Thanks to artist CJ Hendry, our shoe dreams are real.
There's a part in The Devil Wears Prada where Andy Sachs sells her tainted designer wardrobe, using it to fund her new life as an idealistic newspaper rookie. Five years ago, Australian artist CJ Hendry did the same thing, unloading every investment piece in her closet onto eBay. "I was studying finance, and hopeless at it. But I didn't believe that being creative was an actual job, so I got a job on the sales floor at Chanel in my hometown—Brisbane, Australia," says Hendry. "I did it for a while and then I said, 'Right, I've got to do this. I've got to be an artist.' So I sold everything I owned on eBay—bags, shoes, jackets, everything— and I made about $36,000. I took that money, moved back in with my parents, and gave myself a year to succeed." Spoiler alert: she did.
Today, Hendry's client list includes Kanye West and Pharrell Williams, and her huge, hyper-detailed illustrations of designer bags and shoes sell mere minutes after hitting her website. ("Instagram changed the art game," she admits. "Galleries are great, but I sell directly through my feed.") Her fourth major show opened this week at the Fringe Club in Hong Kong, and for the first time in Hendry's career, a brand—Christian Louboutin—sponsored it.
"I've drawn their shoes in the past, so they found me on Instagram—like everyone does. They were like, 'Oh, we love artists. We'll give you a wall in the store!' And I was like, 'Thanks for the opportunity, but if you're going to be using my art, this is the scale it's going to be at, and this is how it's going to happen,'" Hendry explains. "I channeled my inner Beyoncé because I knew I had to be a bad bitch about making sure my art gets seen the way it needs to be seen. And I was lucky, because they'd come to my art show in New York, and they knew, when it comes to art, I don't play." As Hendry says all this, her poodle puppy, Ace, curls up at her feet and gnaws at her socks. She smiles down at him, then grabs a bronzed Louboutin stiletto from her desk.
"I took their shoe and made a mold," she explains of her process, "and from the mold, I'm making true-to-size Louboutin crayons. It'll be a Louboutin heel made entirely of wax. And I want everyone to come into the party, take a shoe crayon, and just be a little kid—draw all over the floor, and the walls! It's not the kind of art you need a thesis to understand, you know? It's immediately fun, and funny. We need more of that."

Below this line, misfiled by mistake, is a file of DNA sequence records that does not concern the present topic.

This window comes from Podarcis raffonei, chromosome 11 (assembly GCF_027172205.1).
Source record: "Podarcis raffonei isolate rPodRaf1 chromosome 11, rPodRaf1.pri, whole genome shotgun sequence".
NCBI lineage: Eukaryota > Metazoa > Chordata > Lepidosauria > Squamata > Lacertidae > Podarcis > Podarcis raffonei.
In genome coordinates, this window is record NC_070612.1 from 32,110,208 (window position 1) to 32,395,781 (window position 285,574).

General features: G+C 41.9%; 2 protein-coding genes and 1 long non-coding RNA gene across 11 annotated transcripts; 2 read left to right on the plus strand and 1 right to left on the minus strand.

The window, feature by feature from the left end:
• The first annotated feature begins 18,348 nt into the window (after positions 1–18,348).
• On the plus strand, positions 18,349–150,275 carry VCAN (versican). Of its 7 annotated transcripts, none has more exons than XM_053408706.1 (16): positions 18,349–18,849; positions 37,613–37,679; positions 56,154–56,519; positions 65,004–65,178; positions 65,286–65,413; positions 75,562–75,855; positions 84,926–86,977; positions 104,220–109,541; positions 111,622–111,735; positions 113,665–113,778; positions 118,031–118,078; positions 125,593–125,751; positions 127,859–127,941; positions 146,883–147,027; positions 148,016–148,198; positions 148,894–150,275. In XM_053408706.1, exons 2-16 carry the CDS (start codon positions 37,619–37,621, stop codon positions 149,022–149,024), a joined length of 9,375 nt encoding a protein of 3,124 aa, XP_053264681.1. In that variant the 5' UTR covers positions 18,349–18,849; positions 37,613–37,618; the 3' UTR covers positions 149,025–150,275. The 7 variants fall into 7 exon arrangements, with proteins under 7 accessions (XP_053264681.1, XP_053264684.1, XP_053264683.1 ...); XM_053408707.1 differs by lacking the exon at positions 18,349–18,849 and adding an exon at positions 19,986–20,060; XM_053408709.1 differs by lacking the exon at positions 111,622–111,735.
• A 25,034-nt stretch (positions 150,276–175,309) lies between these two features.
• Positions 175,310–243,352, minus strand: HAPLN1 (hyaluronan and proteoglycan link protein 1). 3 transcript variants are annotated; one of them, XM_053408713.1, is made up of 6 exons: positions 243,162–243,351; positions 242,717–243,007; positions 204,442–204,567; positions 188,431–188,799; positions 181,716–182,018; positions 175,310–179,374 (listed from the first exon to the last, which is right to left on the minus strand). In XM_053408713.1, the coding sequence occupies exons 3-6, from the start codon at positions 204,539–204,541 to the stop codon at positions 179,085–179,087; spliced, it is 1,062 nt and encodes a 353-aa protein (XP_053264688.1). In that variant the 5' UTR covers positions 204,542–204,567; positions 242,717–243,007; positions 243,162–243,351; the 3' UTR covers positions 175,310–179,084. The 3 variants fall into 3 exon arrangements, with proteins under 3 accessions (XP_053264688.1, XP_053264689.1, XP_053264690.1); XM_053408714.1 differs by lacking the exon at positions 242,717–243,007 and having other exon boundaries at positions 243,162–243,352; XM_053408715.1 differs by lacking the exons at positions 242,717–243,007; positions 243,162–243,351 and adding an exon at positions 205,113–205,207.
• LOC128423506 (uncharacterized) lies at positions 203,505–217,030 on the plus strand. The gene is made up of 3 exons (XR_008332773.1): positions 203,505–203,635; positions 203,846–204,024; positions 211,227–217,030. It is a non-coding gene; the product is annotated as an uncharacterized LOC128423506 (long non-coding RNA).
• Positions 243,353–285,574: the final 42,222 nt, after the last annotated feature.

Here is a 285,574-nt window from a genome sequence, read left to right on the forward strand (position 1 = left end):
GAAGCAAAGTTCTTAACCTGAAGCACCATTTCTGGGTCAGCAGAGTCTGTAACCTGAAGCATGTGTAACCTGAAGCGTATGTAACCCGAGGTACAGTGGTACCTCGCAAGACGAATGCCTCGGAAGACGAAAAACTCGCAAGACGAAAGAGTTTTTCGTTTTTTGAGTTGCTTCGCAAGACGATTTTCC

The shoes won't be for sale, but 40 new drawings—all of eerily realistic paint blobs (a joke, Hendry says, "because I can't paint for shit!") just hit her website on a first-click, first-serve basis. "I wanted to do it like a sneaker drop, or what, like, Supreme does," Hendry explains. Will they promptly sell out a lá the streetwear brand? At publish, all were gone in just about four minutes.
(Don't panic: Hendry assures us, and her collectors, that there will be more. "I'm always obsessed with something. And when I like a label's vibe, like Celine's really strict lines or Chanel's tweed, drawing gets it out of my system. I guess the art is just a new way to obsess about fashion.")
Because she won't accept gifts from brands ("I don't want anyone else to own my vision, or expect me to post something online for them"), Hendry estimates she's spent more than $200,000 on the designer loot she routinely destroys as part of her work. "I'm one of the only women in the world who can legitimately claim Birkins as a business expense," she jokes. But Hendry's work is commanding a reported $50,000 to $80,000 per piece, and in her luxe-loaded world, shopping for Hermes isn't a special occasion—it's just another run for more art supplies.